They failed to understand the Christ and the purpose of His coming, as they did not understand God’s ways or the Scriptures in the first place. They put their trust in their human ways and observances, rather than seeking to know more about God and what He had intended for them. They failed to see how Jesus is the Messiah, the very One who would liberate them from the grip of sin and death.

Why so? That is because they have grown complacent and accustomed to the ways of the world, that they end up rejecting any attempts to make them change their ways. But again, as we see from the readings today, not all of them were such as that. Not all of the people of God were set in their wicked and rebellious ways, as there were indeed those who would listen to God and repent their sinful ways.

Those who refused to listen to Jesus and His words likely came from those who stood to lose the most by following Jesus and abandoning their wicked ways. These were the people in positions of power and influence, and they committed evil deeds through their positions and occupancies, leading many others to follow them into sin.

That was why the Pharisees, the Sadducees and the teachers of the Law were the ones who were most adamant against Jesus and His teachings, because they  looked upon Him as a rival and a usurper to their power and influence. The irony is such that they were the ones who by right should have the greatest knowledge of the Scriptures among the people of God, and thus should have been the ones who would have first noticed the Messiah and the Lord when He comes.

Thus, they refused to open their hearts to listen to the wisdom of God and instead succumb themselves to the temptations of Satan in their hearts, opening themselves to evil, such as pride, anger, wrath, jealousy and hatred which led them to act in a way that opposed the Lord and His ways, even as He came into the world to be the light to those who are in darkness, including they themselves.

That is what happened if we too allow ourselves to be taken over by our desires and human weaknesses, by our pride and arrogance, and by our jealousy and insecurities which lead us to disobey God and block His attempts and offers which He gave to us freely for our sake and for our salvation. That makes us to sin even more and to fall deeper into damnation.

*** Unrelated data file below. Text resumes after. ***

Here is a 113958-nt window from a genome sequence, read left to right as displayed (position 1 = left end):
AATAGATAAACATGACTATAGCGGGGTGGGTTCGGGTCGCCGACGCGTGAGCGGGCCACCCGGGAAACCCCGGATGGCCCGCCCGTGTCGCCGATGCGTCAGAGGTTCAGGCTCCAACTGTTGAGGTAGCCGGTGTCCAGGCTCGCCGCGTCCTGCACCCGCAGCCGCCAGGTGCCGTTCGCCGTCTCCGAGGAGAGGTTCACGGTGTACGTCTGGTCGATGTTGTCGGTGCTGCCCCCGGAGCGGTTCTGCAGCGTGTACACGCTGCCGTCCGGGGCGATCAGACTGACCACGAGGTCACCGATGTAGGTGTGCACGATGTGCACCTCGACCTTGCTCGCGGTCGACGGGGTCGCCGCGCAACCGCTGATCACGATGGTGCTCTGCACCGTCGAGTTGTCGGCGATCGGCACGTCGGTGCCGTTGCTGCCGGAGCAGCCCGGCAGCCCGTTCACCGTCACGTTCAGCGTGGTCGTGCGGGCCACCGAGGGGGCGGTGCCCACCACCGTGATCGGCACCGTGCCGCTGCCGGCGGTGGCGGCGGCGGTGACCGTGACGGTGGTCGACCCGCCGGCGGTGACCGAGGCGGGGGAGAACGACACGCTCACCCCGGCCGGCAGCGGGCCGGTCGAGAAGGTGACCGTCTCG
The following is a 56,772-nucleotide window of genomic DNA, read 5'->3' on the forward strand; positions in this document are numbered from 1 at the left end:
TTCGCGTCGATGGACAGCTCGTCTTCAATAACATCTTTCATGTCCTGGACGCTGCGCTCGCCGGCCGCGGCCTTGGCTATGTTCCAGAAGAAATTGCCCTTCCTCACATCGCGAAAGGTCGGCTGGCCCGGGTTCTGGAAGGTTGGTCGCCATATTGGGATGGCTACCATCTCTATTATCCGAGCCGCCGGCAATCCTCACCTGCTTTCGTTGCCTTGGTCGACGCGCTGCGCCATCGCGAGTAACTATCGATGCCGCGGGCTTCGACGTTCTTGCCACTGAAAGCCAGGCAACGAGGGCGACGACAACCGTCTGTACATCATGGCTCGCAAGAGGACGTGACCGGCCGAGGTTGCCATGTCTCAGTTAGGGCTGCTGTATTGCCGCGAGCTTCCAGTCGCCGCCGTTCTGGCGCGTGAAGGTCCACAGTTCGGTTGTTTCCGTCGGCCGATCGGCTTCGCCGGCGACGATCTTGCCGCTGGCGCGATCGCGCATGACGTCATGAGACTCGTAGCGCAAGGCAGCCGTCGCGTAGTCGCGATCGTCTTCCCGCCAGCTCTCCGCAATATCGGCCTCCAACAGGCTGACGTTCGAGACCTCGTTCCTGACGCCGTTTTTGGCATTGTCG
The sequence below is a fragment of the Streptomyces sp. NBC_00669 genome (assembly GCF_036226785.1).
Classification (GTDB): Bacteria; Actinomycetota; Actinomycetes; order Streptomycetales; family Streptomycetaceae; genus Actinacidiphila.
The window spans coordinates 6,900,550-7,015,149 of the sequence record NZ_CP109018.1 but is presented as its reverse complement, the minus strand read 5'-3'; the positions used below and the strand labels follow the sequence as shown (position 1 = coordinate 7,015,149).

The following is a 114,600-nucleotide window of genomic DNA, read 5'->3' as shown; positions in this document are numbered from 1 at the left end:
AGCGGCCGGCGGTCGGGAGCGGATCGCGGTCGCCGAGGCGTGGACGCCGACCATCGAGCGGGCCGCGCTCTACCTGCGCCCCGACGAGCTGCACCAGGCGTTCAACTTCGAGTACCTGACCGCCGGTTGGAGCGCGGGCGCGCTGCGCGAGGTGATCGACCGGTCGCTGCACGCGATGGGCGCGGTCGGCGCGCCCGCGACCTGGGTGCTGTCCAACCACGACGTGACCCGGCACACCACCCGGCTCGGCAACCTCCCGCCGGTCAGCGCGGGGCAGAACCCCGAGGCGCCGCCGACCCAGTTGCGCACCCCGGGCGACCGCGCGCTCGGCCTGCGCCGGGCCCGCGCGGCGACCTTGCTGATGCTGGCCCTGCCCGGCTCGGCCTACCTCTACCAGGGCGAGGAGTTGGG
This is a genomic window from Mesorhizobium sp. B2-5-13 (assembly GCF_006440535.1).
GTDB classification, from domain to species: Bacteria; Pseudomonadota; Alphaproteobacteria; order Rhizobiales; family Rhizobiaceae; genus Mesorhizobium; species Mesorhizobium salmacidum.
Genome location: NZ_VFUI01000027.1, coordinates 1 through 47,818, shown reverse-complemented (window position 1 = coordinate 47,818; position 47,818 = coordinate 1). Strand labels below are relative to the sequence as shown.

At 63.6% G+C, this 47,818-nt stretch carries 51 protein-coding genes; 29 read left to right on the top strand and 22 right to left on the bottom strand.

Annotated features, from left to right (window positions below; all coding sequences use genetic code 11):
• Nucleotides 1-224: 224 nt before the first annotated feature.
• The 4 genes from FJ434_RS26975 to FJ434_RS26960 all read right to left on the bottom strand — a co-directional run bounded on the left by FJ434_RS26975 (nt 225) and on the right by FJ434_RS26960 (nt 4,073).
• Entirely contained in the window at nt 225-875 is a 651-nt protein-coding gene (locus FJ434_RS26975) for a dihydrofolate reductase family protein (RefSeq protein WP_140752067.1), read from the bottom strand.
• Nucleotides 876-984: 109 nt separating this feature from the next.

So, today, we have to change our ways if we have acted like the Pharisees, and today, we celebrate the feast day of St. Stanislas or St. Stanislaus, a martyr of thr faith and one of the first pioneers of the faith in the kingdom of Poland, a thousand years ago. The martyrdom of St. Stanislas is well known even today, both in Poland and abroad.

St. Stanislas was the Bishop of Krakow, the same diocese from where our late Blessed Pope John Paul II came from originally before he became our Pope. St. Stanislas brought about a vigorous evangelisation of the then still largely pagan peoples of Poland, bringing about a real transformation of the society and bringing them to know the ways of the Lord.

St. Stanislas fought against many vices in the society, one of the most serious ones involve the very king of Poland himself, Boleslaw II also known as the Bold. King Boleslaw the Bold was known for his many good deeds, but he was also corrupted by the many vices of the world, and he did many things that were immoral and evil in the sight of God.

St. Stanislas did not fear of even rebuking his own superior, the king. St. Stanislas rebuked the king and eventually excommunicated him, casting him outside the communion of the Church into damnation. Yet instead of changing his ways and repenting for his sins, King Boleslaw chose the quick way out and murdered St. Stanislas with great cruelty and without fear of God for murdering one of His faithful servants.

As a result, King Boleslaw lost his throne, overthrown and eventually died in great infamy, because he disobeyed God and refused to listen to His will. He followed in the footsteps of the Pharisees who were adamant in their rebelliousness, that they refused to listen to God. This is what we have to avoid, brothers and sisters in Christ.

Yes, we cannot be complacent, and we have to open our ears, and the ears of our heart wide, so that we may listen to God and obey Him. Let us not be like King Boleslaw, the Pharisees and all those who acted to preserve their own selves and as a result end up in condemnation, which threw them into eternal suffering in hell. Let us all be faithful servants of our God, and continue to serve Him and listen to His will.

May God be with us always and guide us till the end of time, God bless us all. Amen.

Thursday, 3 April 2014 : 4th Week of Lent (Gospel Reading)

Liturgical Colour : Purple/Violet

John 5 : 31-47